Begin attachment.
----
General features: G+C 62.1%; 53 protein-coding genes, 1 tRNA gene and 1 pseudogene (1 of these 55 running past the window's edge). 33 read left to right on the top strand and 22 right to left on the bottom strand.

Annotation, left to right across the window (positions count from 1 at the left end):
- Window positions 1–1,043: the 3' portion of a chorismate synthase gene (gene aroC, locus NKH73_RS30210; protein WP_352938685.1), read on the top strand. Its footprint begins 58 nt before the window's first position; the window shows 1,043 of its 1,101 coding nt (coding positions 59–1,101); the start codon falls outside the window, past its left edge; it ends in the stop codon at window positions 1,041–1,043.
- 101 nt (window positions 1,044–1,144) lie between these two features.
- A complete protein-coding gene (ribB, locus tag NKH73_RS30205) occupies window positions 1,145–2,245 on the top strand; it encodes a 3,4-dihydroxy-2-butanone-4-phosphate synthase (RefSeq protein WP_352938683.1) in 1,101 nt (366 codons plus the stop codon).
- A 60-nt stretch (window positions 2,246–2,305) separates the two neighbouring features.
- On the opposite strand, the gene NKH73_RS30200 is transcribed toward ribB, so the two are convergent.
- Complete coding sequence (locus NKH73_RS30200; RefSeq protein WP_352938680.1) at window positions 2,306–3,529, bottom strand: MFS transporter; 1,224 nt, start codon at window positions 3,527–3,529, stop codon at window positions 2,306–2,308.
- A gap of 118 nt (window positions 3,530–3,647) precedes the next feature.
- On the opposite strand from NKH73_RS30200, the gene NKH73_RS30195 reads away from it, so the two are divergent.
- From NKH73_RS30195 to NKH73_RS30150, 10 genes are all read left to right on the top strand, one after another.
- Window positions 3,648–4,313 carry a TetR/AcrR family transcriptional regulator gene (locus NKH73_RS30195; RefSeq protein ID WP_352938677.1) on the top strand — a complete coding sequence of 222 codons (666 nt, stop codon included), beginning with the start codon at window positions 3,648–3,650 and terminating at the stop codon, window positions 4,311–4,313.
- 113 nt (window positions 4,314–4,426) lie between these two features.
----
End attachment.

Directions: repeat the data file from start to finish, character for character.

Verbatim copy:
General features: G+C 62.1%; 53 protein-coding genes, 1 tRNA gene and 1 pseudogene (1 of these 55 running past the window's edge). 33 read left to right on the top strand and 22 right to left on the bottom strand.

Annotation, left to right across the window (positions count from 1 at the left end):
- Window positions 1–1,043: the 3' portion of a chorismate synthase gene (gene aroC, locus NKH73_RS30210; protein WP_352938685.1), read on the top strand. Its footprint begins 58 nt before the window's first position; the window shows 1,043 of its 1,101 coding nt (coding positions 59–1,101); the start codon falls outside the window, past its left edge; it ends in the stop codon at window positions 1,041–1,043.
- 101 nt (window positions 1,044–1,144) lie between these two features.
- A complete protein-coding gene (ribB, locus tag NKH73_RS30205) occupies window positions 1,145–2,245 on the top strand; it encodes a 3,4-dihydroxy-2-butanone-4-phosphate synthase (RefSeq protein WP_352938683.1) in 1,101 nt (366 codons plus the stop codon).
- A 60-nt stretch (window positions 2,246–2,305) separates the two neighbouring features.
- On the opposite strand, the gene NKH73_RS30200 is transcribed toward ribB, so the two are convergent.
- Complete coding sequence (locus NKH73_RS30200; RefSeq protein WP_352938680.1) at window positions 2,306–3,529, bottom strand: MFS transporter; 1,224 nt, start codon at window positions 3,527–3,529, stop codon at window positions 2,306–2,308.
- A gap of 118 nt (window positions 3,530–3,647) precedes the next feature.
- On the opposite strand from NKH73_RS30200, the gene NKH73_RS30195 reads away from it, so the two are divergent.
- From NKH73_RS30195 to NKH73_RS30150, 10 genes are all read left to right on the top strand, one after another.
- Window positions 3,648–4,313 carry a TetR/AcrR family transcriptional regulator gene (locus NKH73_RS30195; RefSeq protein ID WP_352938677.1) on the top strand — a complete coding sequence of 222 codons (666 nt, stop codon included), beginning with the start codon at window positions 3,648–3,650 and terminating at the stop codon, window positions 4,311–4,313.
- 113 nt (window positions 4,314–4,426) lie between these two features.